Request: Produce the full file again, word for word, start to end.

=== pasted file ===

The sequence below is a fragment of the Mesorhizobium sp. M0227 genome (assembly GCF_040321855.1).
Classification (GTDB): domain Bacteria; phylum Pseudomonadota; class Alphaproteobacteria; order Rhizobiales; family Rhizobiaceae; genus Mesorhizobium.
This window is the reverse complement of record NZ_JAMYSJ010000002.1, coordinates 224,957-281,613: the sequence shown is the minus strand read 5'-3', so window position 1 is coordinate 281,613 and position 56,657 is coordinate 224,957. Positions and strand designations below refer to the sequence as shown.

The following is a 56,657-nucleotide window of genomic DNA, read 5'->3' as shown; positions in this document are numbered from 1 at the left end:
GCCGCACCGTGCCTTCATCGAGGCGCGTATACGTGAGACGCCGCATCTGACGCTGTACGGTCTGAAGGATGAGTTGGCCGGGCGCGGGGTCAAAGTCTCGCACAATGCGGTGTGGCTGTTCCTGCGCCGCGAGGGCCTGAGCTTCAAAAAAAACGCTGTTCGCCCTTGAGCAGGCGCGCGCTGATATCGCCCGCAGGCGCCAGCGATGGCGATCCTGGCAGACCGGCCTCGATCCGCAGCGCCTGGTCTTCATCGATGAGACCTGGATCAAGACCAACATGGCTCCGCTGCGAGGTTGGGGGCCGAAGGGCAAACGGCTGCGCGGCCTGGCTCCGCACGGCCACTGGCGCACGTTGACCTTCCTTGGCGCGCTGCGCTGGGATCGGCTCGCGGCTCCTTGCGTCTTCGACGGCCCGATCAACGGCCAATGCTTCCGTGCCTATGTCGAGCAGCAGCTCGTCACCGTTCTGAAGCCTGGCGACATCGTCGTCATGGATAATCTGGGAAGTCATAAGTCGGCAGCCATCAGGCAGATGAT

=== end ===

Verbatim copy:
The sequence below is a fragment of the Mesorhizobium sp. M0227 genome (assembly GCF_040321855.1).
Classification (GTDB): domain Bacteria; phylum Pseudomonadota; class Alphaproteobacteria; order Rhizobiales; family Rhizobiaceae; genus Mesorhizobium.
This window is the reverse complement of record NZ_JAMYSJ010000002.1, coordinates 224,957-281,613: the sequence shown is the minus strand read 5'-3', so window position 1 is coordinate 281,613 and position 56,657 is coordinate 224,957. Positions and strand designations below refer to the sequence as shown.

The following is a 56,657-nucleotide window of genomic DNA, read 5'->3' as shown; positions in this document are numbered from 1 at the left end:
GCCGCACCGTGCCTTCATCGAGGCGCGTATACGTGAGACGCCGCATCTGACGCTGTACGGTCTGAAGGATGAGTTGGCCGGGCGCGGGGTCAAAGTCTCGCACAATGCGGTGTGGCTGTTCCTGCGCCGCGAGGGCCTGAGCTTCAAAAAAAACGCTGTTCGCCCTTGAGCAGGCGCGCGCTGATATCGCCCGCAGGCGCCAGCGATGGCGATCCTGGCAGACCGGCCTCGATCCGCAGCGCCTGGTCTTCATCGATGAGACCTGGATCAAGACCAACATGGCTCCGCTGCGAGGTTGGGGGCCGAAGGGCAAACGGCTGCGCGGCCTGGCTCCGCACGGCCACTGGCGCACGTTGACCTTCCTTGGCGCGCTGCGCTGGGATCGGCTCGCGGCTCCTTGCGTCTTCGACGGCCCGATCAACGGCCAATGCTTCCGTGCCTATGTCGAGCAGCAGCTCGTCACCGTTCTGAAGCCTGGCGACATCGTCGTCATGGATAATCTGGGAAGTCATAAGTCGGCAGCCATCAGGCAGATGAT